Wednesday, 14 October 2009

That old chestnut: Show not tell! (and living with my inner critic)

I've been busy editing and fairly pleased with my progress. But yesterday I was going through a couple of chapters that displayed a terrific amount of 'telling' and not nearly enough 'showing'.
Had I regressed? Had I learnt nothing?
Trying not to panic I busily scribbled all over my 1st draft , made extra notes and took shaky deep breaths.
Yet my inner critic taunted me with:
'well you obviously haven't learnt anything'
and 'fancy making such rudimentary mistakes'.
And 'blah, blah,'re kidding yourself if you think you can write...blah blah."
If you've an inner critic like mine you can fill in the blanks. If you haven't got one of these inner bullies then I congratulate you (and wish I was you).
After my initial biting of fingernails I decided to google some 'show not tell' writing advice.
I found some reasonable advice but I was still worried that I had so easily forgotten these basics when writing my first draft.
I was finally comforted by an excellent article by science fiction writer Robert J Sawyer. He explains that in a first draft he does a lot more telling in the process of working out events and characters. That to carefully shape every sentence during writing the first draft can be disruptive and block your writing flow.
I breathed a sigh of relief.
It all made sense. Of course the editing process was the place to enhance and amend. (Duh!)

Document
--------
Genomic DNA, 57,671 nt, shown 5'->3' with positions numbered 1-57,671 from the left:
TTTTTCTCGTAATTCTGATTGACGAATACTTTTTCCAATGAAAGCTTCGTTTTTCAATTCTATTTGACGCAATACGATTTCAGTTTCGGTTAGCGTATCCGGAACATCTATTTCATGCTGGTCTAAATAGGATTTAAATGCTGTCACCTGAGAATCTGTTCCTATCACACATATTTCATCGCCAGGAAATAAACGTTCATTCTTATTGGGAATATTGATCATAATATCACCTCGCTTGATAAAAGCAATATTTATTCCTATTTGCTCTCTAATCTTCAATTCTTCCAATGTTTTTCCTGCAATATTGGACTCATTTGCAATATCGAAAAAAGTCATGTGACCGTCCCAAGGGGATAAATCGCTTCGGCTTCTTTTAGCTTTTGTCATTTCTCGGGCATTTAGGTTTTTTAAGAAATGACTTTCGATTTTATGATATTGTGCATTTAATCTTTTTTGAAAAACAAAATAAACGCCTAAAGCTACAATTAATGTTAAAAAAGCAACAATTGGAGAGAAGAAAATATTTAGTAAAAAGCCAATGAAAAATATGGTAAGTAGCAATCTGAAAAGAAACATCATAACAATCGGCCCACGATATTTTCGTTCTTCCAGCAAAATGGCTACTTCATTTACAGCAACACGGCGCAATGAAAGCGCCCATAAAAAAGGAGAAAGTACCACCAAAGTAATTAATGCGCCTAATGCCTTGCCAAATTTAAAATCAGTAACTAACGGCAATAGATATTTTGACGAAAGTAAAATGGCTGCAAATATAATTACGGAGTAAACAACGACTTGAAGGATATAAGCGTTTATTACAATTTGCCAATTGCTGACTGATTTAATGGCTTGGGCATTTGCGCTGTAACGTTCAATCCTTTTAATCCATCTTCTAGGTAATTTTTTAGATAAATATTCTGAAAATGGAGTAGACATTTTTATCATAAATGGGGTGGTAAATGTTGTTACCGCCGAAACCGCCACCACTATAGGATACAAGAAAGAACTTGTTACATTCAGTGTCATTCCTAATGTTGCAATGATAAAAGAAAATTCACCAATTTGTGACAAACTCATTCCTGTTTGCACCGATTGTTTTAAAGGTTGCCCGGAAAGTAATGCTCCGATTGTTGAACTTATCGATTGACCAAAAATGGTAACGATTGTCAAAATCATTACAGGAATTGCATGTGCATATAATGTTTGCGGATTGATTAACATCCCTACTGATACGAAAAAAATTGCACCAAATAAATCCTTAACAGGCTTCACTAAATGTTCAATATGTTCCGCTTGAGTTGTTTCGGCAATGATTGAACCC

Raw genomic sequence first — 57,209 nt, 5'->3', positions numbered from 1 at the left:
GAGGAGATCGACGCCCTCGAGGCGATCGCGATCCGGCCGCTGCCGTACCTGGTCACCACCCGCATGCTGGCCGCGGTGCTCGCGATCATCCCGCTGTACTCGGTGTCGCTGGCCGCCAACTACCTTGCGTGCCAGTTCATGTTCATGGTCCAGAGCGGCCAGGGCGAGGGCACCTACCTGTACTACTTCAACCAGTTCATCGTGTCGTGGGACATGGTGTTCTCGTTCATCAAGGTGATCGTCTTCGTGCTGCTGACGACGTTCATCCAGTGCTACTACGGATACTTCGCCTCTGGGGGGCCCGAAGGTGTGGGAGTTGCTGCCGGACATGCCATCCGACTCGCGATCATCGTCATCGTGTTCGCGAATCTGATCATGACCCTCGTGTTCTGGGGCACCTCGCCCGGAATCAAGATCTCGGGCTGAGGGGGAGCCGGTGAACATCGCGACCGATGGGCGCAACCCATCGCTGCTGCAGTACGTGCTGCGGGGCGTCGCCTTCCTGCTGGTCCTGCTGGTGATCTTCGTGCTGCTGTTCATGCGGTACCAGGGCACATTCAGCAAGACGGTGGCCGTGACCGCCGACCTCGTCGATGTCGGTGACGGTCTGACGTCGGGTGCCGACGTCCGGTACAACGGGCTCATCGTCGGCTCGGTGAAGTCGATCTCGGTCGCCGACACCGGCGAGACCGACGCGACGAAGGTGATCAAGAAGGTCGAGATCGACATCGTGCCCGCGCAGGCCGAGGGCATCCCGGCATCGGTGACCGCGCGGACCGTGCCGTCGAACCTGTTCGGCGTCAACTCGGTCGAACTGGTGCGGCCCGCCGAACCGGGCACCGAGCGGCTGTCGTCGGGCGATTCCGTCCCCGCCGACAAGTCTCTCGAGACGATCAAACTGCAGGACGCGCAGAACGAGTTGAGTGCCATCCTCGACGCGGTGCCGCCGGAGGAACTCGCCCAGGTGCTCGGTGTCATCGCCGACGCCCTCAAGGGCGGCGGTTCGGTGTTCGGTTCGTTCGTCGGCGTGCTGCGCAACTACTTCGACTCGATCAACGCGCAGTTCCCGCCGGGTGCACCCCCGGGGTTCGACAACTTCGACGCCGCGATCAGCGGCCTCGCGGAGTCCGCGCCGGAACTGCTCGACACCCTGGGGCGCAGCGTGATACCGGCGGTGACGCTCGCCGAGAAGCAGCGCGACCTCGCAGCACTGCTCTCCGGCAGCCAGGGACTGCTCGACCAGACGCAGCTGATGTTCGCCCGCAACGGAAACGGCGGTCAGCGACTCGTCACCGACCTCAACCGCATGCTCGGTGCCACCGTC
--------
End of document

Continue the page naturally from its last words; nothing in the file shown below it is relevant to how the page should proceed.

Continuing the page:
I wasn't a complete failure after all. (although maybe a little dim)
I stuck two fingers up at my inner critic and returned to my editing with enthusiasm.
Read Robert J Sawyer's useful and interesting article by clicking here. Even if it's old news and you know it already, I think it's worth a read.
Please share any of your own editing stories & inner-critic-bully stories.
Hope your writing is going well today!


  1. Hi Katina :)
    Thank you for the personal post today. It reminded me to focus on moving ahead, keep writing the story, and not to stop & edit.
    That was the way I began writing & I've been struggling to break that habit, thanks to the excellent advice I've received from the talented writers on Twitter & the posts they've shared.
    I love the two fingers to the inner critic!
    All the best,
    twitter: @RKCharron

  2. Great advice in a useful post. Nice to catch up with you.

  3. LOVE that photo!

    Switching off or listening to the inner critic - it's a real balancing act, but I agree it's best to listen only after the first draft is done and dusted. Then it becomes difficult to know where to stop. I think when your work reads back like it was written by someone else is probably the time!

    Good article too :o)

  4. RKCharron -thank you :-) Twitter is a good place to discover other writers and advice. Pleased you stopped by my blog. I'm now following you on Twitter.

    Jan - thanks Jan X

    Karen - thanks you for the advice it is very useful. Glad you like the photo. Features my new (2nd hand) desk which I'm enjoying.

    Kat :-)

  5. I've just finished my 8th draft and still my inner bully is letting me know that there are things need to go over, again.

    I did get into a panic about it all a few months ago, then someone asked me what all the rush was about, and I realized I was losing the enjoyment by worrying so much, and now - try - to remember that I'm trying to hone a craft, and that takes time.


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